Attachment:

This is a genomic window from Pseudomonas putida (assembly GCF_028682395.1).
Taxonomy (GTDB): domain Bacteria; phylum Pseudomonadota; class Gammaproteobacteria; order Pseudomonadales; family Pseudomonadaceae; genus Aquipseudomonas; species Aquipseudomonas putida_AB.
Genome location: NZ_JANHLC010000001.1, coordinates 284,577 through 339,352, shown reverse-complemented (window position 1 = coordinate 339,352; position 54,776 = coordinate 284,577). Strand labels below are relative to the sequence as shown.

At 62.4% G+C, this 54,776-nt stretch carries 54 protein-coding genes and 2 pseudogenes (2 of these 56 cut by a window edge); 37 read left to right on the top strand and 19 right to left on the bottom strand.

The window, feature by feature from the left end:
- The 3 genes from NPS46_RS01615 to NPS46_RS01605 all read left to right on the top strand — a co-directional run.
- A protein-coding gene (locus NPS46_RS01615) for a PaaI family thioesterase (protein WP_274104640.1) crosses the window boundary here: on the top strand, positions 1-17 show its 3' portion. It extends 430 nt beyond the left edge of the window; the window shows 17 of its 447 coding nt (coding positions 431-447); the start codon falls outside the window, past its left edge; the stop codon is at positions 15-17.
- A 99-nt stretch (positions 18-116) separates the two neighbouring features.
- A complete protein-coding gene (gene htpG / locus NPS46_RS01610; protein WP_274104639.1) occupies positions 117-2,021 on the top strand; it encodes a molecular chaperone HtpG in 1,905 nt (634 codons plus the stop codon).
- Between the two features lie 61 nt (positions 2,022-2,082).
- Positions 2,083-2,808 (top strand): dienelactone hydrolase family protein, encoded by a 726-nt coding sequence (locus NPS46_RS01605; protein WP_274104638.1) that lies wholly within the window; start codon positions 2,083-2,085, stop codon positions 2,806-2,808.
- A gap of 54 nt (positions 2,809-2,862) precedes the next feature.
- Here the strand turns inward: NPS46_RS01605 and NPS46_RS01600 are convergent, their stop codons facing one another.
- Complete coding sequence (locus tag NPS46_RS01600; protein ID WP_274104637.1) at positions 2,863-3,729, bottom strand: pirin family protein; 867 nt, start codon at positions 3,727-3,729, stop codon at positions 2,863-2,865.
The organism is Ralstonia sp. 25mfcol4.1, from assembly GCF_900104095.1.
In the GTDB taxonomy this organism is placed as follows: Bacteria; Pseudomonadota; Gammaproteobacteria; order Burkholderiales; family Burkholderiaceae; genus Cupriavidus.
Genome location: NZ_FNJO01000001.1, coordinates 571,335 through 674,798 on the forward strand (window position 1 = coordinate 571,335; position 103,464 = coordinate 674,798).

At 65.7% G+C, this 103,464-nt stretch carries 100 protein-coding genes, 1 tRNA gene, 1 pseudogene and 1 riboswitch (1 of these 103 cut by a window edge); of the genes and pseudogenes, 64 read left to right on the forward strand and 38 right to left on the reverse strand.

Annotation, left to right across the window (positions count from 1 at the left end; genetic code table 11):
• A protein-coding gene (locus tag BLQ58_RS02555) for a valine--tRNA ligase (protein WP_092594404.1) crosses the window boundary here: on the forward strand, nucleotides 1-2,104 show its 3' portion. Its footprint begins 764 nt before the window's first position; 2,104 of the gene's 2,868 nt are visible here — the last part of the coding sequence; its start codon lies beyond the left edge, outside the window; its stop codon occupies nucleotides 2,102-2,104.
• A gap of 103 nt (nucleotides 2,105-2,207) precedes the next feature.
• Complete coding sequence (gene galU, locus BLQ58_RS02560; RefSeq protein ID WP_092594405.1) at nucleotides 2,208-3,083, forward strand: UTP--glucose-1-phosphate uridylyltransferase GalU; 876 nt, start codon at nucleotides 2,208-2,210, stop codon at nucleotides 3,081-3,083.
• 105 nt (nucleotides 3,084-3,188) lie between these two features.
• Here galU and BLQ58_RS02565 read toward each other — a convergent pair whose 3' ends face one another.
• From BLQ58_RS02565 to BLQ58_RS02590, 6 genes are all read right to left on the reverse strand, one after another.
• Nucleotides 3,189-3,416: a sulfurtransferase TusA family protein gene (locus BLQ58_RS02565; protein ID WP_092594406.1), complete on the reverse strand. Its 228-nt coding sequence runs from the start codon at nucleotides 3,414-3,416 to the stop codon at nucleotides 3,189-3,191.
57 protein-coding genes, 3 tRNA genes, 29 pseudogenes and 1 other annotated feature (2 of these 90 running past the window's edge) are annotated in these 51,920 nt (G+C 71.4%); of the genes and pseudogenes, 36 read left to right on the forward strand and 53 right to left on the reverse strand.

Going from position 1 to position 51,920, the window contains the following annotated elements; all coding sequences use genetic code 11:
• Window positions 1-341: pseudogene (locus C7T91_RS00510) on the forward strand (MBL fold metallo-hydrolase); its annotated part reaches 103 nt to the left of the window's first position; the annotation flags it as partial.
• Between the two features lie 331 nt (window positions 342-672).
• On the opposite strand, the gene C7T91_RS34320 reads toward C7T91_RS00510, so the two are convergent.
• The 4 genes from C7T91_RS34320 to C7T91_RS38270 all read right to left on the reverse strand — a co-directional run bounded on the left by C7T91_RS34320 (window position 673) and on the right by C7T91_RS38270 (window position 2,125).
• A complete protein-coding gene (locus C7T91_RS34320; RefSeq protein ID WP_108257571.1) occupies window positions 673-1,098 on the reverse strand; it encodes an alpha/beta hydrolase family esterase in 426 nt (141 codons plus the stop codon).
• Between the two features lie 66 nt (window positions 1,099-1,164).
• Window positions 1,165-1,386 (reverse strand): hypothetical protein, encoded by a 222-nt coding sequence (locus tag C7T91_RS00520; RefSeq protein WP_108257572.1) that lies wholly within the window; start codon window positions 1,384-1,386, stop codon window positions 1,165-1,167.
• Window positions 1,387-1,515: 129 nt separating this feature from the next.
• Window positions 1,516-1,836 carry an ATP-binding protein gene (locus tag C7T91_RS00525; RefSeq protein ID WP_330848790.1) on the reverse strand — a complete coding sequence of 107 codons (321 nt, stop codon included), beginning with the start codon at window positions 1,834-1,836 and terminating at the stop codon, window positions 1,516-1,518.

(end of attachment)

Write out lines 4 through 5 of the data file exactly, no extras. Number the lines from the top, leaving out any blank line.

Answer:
At 62.4% G+C, this 54,776-nt stretch carries 54 protein-coding genes and 2 pseudogenes (2 of these 56 cut by a window edge); 37 read left to right on the top strand and 19 right to left on the bottom strand.

The window, feature by feature from the left end: